That’s an example, another example: just the bread and butter issues. I won’t go through them all because your eyes will glaze over, but one actual example is, people are worried — “How am I gonna pay for my kid’s tuition?” Republicans could be very modern, reach out to young people by saying, “We’re going to reduce your tuition, and here’s how we’re going to do it. …”

[...]

I basically consider Pawlenty to be the emerging “formidable opponent” on the GOP side, heading to 2012. Unlike Mike Pence, he seems to understand that a greater obeisance to the “worn-out phrases” that have defined the GOP’s side of the endless “Red-versus-Blue” debate will not help his party’s future fortunes. Rather, he seems to believe that a cure for the GOP’s ailments, and service-oriented, prescriptive policies that address the needs of the electorate, are inextricably linked.

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Related link on this site

Future of the Republican Party


GOP not feeling so grand (MSNBC “Countdown,” Nov. 18, 2008) – The Washington Post’s E.J. Dionne talks about Sen. Chuck Hagel’s tongue-in-cheek assessment of the state of the Republican Party as well as the jabs going back and forth between former presidential candidates Mike Huckabee and Mitt Romney. (07:18)

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Security Developments in Iraq

Following are security developments in Iraq on Nov. 18, 2008, as reported by Reuters.

BAGHDAD – Police found 15 decomposed bodies in a mass grave in northern Baghdad’s Ur district, police said. Some still had visible marks of gunshot wounds, they said.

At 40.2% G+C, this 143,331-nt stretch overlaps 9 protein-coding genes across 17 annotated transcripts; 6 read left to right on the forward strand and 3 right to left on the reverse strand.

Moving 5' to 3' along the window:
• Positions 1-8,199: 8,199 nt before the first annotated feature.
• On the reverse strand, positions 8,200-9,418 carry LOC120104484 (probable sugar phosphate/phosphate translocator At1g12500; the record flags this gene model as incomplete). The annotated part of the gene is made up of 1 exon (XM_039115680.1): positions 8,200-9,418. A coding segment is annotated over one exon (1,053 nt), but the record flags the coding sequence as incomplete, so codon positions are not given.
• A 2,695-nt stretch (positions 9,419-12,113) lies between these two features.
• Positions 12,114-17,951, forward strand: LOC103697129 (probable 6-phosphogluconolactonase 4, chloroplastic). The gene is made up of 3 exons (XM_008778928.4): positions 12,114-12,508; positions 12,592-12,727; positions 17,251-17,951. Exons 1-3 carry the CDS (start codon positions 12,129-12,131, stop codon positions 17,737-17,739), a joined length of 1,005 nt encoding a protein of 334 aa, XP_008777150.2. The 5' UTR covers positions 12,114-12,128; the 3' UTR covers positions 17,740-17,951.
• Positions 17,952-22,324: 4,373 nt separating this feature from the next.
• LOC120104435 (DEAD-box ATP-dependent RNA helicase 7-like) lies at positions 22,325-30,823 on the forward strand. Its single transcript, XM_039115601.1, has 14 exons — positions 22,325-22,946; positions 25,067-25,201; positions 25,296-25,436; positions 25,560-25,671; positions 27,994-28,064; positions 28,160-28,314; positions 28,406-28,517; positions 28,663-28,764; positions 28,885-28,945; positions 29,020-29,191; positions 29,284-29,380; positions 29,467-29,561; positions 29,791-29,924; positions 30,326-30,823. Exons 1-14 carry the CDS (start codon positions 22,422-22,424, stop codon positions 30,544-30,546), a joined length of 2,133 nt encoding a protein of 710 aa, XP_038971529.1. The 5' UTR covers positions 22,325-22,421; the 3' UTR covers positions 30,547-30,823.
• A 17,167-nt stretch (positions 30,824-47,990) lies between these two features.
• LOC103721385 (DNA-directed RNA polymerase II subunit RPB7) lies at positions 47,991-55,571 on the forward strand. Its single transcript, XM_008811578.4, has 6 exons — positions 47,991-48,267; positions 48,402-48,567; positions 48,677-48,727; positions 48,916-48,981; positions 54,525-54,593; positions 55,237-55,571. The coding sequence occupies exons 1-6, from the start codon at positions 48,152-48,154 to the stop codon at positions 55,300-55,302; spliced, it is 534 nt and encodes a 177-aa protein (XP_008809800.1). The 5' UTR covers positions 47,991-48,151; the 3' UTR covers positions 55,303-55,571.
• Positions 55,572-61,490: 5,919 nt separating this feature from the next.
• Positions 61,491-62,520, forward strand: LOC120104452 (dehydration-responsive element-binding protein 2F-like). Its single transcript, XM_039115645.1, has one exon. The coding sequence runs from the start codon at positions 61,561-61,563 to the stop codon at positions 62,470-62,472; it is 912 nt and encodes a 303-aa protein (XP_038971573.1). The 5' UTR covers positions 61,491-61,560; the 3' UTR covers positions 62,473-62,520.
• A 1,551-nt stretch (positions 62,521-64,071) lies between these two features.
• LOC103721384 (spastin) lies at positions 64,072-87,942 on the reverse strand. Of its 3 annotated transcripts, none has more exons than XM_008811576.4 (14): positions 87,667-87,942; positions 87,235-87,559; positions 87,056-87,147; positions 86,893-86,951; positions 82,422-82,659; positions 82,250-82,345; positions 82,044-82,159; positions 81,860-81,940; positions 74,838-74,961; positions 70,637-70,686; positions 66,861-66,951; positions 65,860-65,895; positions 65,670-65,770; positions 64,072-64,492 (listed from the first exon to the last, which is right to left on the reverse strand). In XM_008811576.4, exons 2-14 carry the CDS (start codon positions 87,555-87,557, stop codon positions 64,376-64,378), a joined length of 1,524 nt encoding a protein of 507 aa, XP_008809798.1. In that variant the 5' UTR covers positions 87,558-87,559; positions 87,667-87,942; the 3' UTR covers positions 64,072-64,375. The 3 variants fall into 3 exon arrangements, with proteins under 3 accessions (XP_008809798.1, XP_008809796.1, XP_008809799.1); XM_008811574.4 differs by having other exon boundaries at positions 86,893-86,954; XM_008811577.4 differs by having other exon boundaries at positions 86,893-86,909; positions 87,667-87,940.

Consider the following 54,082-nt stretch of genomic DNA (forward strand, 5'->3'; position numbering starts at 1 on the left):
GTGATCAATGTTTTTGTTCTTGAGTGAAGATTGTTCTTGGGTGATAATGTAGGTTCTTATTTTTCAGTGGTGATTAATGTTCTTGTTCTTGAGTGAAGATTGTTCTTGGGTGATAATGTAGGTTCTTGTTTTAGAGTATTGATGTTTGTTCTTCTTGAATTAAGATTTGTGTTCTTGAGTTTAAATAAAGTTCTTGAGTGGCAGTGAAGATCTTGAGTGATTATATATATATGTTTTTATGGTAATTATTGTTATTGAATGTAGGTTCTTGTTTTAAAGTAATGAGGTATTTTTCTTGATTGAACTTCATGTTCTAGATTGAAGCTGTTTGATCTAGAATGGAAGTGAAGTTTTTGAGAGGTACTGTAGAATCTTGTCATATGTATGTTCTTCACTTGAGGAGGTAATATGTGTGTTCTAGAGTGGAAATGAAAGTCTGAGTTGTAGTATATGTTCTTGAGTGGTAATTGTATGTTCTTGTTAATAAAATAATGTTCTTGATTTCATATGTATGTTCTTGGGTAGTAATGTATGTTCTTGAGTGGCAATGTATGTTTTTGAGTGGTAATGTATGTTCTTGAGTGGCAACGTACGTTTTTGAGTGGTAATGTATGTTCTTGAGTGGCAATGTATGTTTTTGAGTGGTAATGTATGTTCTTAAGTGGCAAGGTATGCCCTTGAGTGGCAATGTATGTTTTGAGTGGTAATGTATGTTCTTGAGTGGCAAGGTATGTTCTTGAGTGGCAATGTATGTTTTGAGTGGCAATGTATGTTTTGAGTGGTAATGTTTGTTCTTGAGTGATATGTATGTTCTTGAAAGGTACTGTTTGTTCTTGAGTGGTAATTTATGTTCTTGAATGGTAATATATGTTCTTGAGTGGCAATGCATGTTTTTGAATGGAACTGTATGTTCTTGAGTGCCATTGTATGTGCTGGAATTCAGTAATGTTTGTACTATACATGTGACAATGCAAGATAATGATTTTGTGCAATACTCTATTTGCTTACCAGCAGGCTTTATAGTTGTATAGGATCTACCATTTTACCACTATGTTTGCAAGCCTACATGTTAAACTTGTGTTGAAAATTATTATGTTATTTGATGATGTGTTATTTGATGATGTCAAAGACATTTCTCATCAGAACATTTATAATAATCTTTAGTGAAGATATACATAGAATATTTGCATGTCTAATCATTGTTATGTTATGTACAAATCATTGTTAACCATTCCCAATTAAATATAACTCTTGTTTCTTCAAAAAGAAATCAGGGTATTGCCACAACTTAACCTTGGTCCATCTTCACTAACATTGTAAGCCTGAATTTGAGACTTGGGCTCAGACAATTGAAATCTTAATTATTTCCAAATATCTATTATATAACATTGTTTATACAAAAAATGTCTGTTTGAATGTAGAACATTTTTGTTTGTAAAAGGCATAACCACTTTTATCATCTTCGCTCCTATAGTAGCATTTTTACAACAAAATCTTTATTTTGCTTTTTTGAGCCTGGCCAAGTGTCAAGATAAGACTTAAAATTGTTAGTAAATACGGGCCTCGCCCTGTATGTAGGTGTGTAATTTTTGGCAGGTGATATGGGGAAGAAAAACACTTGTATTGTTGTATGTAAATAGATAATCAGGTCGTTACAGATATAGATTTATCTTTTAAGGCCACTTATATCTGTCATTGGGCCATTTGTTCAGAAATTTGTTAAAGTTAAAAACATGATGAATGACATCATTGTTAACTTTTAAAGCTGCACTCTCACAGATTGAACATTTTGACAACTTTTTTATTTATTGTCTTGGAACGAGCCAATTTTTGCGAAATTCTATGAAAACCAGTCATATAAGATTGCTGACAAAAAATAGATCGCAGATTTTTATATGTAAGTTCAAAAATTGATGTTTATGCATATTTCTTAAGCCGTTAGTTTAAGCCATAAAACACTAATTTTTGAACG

BAGHDAD – Two roadside bombs exploding in quick succession wounded two police in Baghdad’s southwestern Dora neighborhood, police said.

SINJAR – One person was killed and 13 others wounded in a bomb blast in Sinjar, 240 miles northwest of Baghdad, police said.

BAIJI – A militant accidentally blew himself up planting a roadside bomb on Monday in central Baiji, 120 miles north of Baghdad, police said. Two others were wounded.

BAGHDAD – A roadside bomb wounded two people in the Nahda district in central Baghdad, police said.

BAGHDAD – A roadside bomb planted near the house of the general inspector of the Electricity Ministry wounded his son and wife in Qadissiya, southwestern Baghdad, police said.

SAMARRA – Five militants were killed and three others wounded in a four-hour gunbattle between al Qaeda fighters and a U.S.-backed Sunni Arab security patrol near Samarra, 62 miles north of Baghdad, said Samarra police Colonel Abdul-Khaleq Saleh al-Samarraie.

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13 Responses to “Hagel Lambasts Limbaugh”
  1. Immelman for Congress » Blog Archive » Sen. Chuck Hagel to Speak at SJU Says: